Saturday, January 9, 2016

H is for Hawk

Title:  H is for Hawk
Author:  Helen Macdonald
Publication Information:  Grove Press. 2015. p288 ages.
ISBN:  0802123414 / 978-0802123411

Book Source:  I read this book based on its cover, title, and publicity.

Opening Sentence:  "Forty-five minutes north-east of Cambridge is a landscape I've come to love very much indeed."

Favorite Quote:  "Here's a word. Bereavement. Or, Bereaved. Bereft. It's from the Old English berefian, meaning 'to deprive of, take away, seize, rob'. Robbed. Seized. It happens to everyone. But you feel it alone. Shocking loss isn't to be shared, no matter how hard you try."

Dealing with grief is an individual journey. Cheryl Strayed's grief at the loss of her mother took her on a trek on the Pacific Coast Trail. Mimi Baird's journey took her on a quest to rediscover her father's work. Jesmyn Ward's way of coping was to bring to light the social and inequities that led to her losses. All stories of loss that found their way into a book. All as unique as the individuals telling the story.

This is Helen Macdonald's story. She is a naturalist and a falconer. Her devastating grief at the loss of her father took her to the world of goshawks and to the world of T. H. White - author of the Arthurian novels and goshawk trainer. A predatory bird named Mabel and a solitary, sad man on the outskirts of society become the things that get Helen Macdonald through her grief.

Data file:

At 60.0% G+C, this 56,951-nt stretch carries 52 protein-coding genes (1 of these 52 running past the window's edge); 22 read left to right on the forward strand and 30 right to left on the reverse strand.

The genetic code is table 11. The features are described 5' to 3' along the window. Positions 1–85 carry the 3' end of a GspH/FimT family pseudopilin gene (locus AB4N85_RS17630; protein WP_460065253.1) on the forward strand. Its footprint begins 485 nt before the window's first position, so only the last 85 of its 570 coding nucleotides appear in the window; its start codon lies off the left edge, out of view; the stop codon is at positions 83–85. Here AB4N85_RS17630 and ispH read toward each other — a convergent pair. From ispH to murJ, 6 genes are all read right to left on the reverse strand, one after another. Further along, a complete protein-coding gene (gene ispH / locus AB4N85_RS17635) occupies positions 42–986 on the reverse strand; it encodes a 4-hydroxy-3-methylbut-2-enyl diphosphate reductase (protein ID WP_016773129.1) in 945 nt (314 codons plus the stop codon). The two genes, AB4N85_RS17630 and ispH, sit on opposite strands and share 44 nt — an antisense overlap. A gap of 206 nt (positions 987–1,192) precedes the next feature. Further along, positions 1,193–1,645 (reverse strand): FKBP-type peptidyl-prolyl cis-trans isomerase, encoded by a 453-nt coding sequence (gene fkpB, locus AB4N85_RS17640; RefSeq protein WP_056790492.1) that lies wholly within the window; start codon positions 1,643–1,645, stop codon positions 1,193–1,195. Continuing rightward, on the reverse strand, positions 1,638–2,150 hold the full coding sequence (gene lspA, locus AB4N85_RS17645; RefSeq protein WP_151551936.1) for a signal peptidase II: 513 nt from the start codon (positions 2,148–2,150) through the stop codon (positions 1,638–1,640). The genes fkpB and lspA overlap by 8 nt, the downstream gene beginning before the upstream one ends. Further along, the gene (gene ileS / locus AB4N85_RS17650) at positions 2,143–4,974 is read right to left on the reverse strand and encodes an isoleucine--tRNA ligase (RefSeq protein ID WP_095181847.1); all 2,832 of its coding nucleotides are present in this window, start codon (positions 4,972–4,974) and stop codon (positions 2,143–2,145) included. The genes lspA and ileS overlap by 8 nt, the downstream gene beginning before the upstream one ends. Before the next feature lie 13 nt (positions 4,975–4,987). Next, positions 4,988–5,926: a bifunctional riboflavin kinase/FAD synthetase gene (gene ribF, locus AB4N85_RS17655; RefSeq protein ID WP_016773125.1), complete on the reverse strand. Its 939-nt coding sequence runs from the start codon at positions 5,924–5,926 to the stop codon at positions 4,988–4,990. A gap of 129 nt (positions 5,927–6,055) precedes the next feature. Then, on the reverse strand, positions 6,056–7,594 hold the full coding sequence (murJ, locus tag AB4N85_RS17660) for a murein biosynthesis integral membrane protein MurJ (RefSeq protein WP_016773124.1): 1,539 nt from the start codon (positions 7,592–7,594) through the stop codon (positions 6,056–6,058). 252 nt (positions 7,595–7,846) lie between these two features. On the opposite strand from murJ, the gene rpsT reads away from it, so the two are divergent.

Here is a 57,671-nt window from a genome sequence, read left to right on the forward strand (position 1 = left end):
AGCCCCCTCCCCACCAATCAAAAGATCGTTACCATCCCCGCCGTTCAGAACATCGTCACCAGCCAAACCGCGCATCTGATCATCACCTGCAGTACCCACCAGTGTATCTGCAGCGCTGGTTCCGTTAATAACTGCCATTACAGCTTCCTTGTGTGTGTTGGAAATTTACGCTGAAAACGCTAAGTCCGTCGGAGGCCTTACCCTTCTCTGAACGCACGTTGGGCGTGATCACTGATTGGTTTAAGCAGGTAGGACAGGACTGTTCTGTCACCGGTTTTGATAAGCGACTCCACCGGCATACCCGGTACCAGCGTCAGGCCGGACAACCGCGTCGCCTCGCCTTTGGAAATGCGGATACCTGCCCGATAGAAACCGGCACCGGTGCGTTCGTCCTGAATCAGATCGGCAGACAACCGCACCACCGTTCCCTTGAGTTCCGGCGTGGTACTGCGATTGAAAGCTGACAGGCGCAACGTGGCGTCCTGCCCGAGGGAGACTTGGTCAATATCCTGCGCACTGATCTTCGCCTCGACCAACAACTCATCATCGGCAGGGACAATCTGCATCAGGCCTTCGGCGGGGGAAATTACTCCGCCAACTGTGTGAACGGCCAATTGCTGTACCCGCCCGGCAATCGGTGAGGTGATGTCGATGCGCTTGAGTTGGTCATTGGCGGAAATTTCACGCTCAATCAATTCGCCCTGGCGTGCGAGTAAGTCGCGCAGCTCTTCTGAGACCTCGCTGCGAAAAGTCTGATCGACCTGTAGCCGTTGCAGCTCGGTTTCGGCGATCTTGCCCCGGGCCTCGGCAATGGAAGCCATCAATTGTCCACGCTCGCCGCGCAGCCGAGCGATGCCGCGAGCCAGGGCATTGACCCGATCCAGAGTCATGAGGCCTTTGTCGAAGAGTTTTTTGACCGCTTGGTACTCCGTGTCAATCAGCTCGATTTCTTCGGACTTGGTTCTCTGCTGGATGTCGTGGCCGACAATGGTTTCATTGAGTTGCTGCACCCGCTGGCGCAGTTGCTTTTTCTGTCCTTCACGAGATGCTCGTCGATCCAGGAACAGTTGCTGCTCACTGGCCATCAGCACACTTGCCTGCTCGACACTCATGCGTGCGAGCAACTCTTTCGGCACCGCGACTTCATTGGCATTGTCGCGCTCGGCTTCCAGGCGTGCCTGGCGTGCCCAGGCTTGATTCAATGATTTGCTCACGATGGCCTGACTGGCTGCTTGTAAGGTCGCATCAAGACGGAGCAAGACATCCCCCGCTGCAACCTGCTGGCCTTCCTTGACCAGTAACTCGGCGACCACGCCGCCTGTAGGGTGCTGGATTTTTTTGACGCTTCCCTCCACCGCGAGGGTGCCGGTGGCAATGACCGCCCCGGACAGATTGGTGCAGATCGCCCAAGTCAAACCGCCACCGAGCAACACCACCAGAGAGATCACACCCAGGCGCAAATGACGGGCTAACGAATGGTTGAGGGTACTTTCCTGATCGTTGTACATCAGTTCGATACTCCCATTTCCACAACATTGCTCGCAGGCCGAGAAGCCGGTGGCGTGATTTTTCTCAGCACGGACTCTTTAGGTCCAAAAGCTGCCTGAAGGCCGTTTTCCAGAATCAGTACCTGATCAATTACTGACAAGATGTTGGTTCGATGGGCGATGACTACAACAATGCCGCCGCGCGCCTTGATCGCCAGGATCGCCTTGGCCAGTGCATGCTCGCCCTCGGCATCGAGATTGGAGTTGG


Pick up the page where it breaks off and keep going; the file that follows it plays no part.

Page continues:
Retreating to nature as a healing source is a common theme. However, put into the context of a predatory bird, it takes on a whole new meaning. Somehow, after her father's death, Helen Macdonald seizes upon the idea of training a young goshawk. The human world recedes as she shuts herself off to devote the time and energy to training the young bird. The hawk comes to symbolize all she wants.  "The hawk was everything I wanted to be: solitary, self-possessed, free from grief and numb to the hurts of human life.”

T H White enters the story because one of his lesser known works is a memoir titled The Goshawk. This book is one of inspirations behind Helen Macdonald's career as a naturalist. Revisiting this book during her own experience with a goshawk, Helen Macdonald tells not only her story but the history of T H White. The contrast between their two stories reinforces the individual journey of sorrow. Helen's grief centers on a sudden loss. White's grief is accumulated from a lifetime of having to hide his true self from society. Helen's journey becomes about reclaiming herself. White's is about looking for success and acceptance, if only from a bird. Helen's story ultimately is one of love; White's is one of anger.

In this way, this book is part memoir and part biography, both interesting in their own way. Equally as interesting is the naturalist aspect of the book - Mabel, the hawk herself. Admittedly, before reading this book, I knew nothing about hawks. I learned a lot and gained a new appreciation for these creatures that are "busier, bloodier, deadlier, scarier and much, much harder to see ... the birdwatchers' dark grail."

The writing itself is beautiful and convey the emotions of the book. It captures the fierceness of the hawk itself; the depth of Helen MacDonald's connection with the hawk; her despair; her single-minded focus on the hawk that deflects her grief, and the occasional moments of peace. In this way, this story of grief rings true. I don't know about hawks, but I do understand grief; we all have had our experiences. Even in an unfamiliar context, that emotion feels familiar and recognizable, and the journey out of grief brings hope. Therein lies the appeal of this book.

Please share your thoughts and leave a comment. I would love to "talk" to you.

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